How To Choose Hiking Boots
Hiking boots are an essential piece of kit that can make or break your walk. The right hiking boot will give you the protection you need to scale rocky terrain, navigate forest trails and take in the scenery, while an ill-fitting boot can have you wincing in pain with every step.
Material, weight, fit and shape are all important factors when it comes to selecting the perfect hiking boot. But with so many available on the market, choosing the right pair for you can be confusing. Find out how to choose a great hiking boot and learn the key differences between style, fabrication and fit with our expert guide.
What walking routes do you do?
Tough forest trails or strolls through sweeping fields; the types of walks you go on will inform the style of hiking boots you need.
Consider the terrain, climate and weather conditions you face when out hiking. If you often contend with rain, wind and storms, waterproof hiking boots are essential, while lightweight hiking boots are ideal for warmer climes and walking holidays.
The size of your pack should also influence your choice of footwear. Walking with a heavy kit can take its toll on your feet and your energy levels, particularly on long walks. If you’re often out for a full day’s hike or multi-day trip, consider a lightweight boot to keep your energy expenditure to a minimum and prevent foot fatigue.
If you stick to pathways and well-maintained tracks, durability, comfort and traction is key. Ditch the running trainers and lace up a pair of lightweight hiking boots for your next excursion. Often designed with padding around the ankle, which helps prevent twists and sprains when navigating roots, stones and debris, they also have a protective outer and stiff sole that’s equipped to deal with trail detritus.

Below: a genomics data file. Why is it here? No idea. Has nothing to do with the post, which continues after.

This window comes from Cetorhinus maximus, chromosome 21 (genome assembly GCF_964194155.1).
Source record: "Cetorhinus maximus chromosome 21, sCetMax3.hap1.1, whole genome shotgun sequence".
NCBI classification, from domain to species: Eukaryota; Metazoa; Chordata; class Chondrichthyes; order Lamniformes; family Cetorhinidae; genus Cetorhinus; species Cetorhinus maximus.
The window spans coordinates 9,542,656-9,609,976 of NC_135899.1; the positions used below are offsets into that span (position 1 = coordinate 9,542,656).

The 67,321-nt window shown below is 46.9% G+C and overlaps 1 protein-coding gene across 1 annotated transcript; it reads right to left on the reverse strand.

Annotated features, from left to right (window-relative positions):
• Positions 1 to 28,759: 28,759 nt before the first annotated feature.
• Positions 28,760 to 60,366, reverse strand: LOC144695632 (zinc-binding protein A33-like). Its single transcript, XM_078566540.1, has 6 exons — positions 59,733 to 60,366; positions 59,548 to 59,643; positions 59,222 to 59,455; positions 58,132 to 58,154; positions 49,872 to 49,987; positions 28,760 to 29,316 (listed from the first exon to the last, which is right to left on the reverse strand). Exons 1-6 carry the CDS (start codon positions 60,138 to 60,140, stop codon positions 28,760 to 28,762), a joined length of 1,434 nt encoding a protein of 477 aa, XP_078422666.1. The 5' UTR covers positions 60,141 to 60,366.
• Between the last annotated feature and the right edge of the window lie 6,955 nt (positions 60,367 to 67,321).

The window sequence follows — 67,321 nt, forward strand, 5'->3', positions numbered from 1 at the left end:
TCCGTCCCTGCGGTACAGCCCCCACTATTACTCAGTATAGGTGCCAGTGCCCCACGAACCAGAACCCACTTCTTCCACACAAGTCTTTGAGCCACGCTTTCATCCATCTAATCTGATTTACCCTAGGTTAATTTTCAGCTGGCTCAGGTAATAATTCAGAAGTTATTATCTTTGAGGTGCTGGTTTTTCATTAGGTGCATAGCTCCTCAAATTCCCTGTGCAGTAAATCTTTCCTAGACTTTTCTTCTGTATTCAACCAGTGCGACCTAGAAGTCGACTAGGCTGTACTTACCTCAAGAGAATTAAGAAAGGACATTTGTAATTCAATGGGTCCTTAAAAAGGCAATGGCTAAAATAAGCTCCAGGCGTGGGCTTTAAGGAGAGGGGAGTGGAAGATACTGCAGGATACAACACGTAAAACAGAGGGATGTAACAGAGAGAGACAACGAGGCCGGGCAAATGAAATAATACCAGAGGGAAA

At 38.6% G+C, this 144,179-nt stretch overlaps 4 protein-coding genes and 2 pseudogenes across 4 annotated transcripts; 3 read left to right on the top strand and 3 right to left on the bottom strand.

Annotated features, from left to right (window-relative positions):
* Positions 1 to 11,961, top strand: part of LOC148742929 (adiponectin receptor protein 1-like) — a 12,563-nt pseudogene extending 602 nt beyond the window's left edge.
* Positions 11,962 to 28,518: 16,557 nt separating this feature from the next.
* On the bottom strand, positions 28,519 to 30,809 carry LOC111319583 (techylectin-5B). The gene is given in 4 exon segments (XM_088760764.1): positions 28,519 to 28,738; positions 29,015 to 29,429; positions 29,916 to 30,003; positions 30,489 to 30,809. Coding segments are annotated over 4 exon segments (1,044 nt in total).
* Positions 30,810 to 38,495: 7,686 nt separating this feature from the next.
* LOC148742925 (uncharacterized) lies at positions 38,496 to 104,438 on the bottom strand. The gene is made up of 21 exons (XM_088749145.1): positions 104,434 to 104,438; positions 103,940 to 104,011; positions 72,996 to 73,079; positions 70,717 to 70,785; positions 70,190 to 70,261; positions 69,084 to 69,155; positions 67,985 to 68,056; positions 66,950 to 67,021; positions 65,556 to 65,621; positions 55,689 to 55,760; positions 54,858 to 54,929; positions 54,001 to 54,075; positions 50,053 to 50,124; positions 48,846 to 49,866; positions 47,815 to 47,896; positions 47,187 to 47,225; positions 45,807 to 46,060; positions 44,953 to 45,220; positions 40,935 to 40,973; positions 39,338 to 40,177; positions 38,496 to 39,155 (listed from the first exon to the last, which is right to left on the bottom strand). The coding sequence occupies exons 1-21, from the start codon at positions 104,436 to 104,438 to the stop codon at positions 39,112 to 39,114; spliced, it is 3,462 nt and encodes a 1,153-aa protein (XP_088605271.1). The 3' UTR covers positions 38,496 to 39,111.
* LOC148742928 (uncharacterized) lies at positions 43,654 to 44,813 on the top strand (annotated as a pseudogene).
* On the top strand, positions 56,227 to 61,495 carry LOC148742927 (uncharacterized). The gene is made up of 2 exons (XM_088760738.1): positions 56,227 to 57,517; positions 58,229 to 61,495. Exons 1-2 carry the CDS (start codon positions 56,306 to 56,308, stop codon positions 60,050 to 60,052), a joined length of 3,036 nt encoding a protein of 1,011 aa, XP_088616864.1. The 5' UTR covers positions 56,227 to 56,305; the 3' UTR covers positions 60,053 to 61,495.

If exploring off the beaten track sounds like your idea of a good day out, you’ll need a hiking boot that’s up for a challenge. Finding the perfect balance between support, flexibility and protection is essential for aggressive hikes and uncharted territories. Look for hiking boots made from materials that offer both breathability and water-repellent coatings, ensuring you’re truly ready for anything. A higher mid-cut will also support the ankle through the miles, for a stable ride with every foot strike.
Multi-day hikes and holidays require a boot that's incredibly comfortable, light and supportive. As your backpacking adventures progress, you'll need a durable boot that can withstand tough terrain, changeable conditions and still remain comfortable six hours in. As you'll likely be carrying a heavy load with you, look out for a stiffer insole. These can withstand the added impact when you're carrying a bulky payload, whilst offering the grip you need for scaling climbs and descents.
Types of hiking boots
While all hiking boots have been engineered specifically for walking, they can vary when it comes to style, shape and purpose. Find out the difference between a low hiking boot, mid-cut style and long boot:
Low hiking shoes
Designed for traction, low hiking shoes offer a lower rise, which promises increased agility for climbs and uphill tracks. Ideal for trail running and walking, they’re constructed for comfort and agility, with a flexible feel and a grippy sole.
A versatile option for committed hikers, mid-cut boots offer solid protection - without compromising on flexibility. With more support around the ankle than low-rise styles, a mid-cut boot is ideal for uneven terrain and armours feet against stones, sticks and rocks.
Offering impeccable support, high-cut boots encase the ankle to keep feet dry, protected and comfortable during extreme hikes. Often heavier than their mid and low-cut counterparts, these boots are designed for the toughest conditions, with soles that refuse to yield to pressure from heavy packs or off-trail terrain.
The materials that matter
Now you've narrowed down the style of boot that best-suits your walks, you can become more discerning about the materials and components you want your hiking boots to feature.
In recent years, a new generation of waterproof hiking boots has emerged, offering breathability from the inside while repelling moisture from the outside. At DLX, our men’s footwear and women's footwear collections feature innovative water-repellent materials and mesh membranes for breathability.
Here's an overview of the popular materials that hiking boots are made from: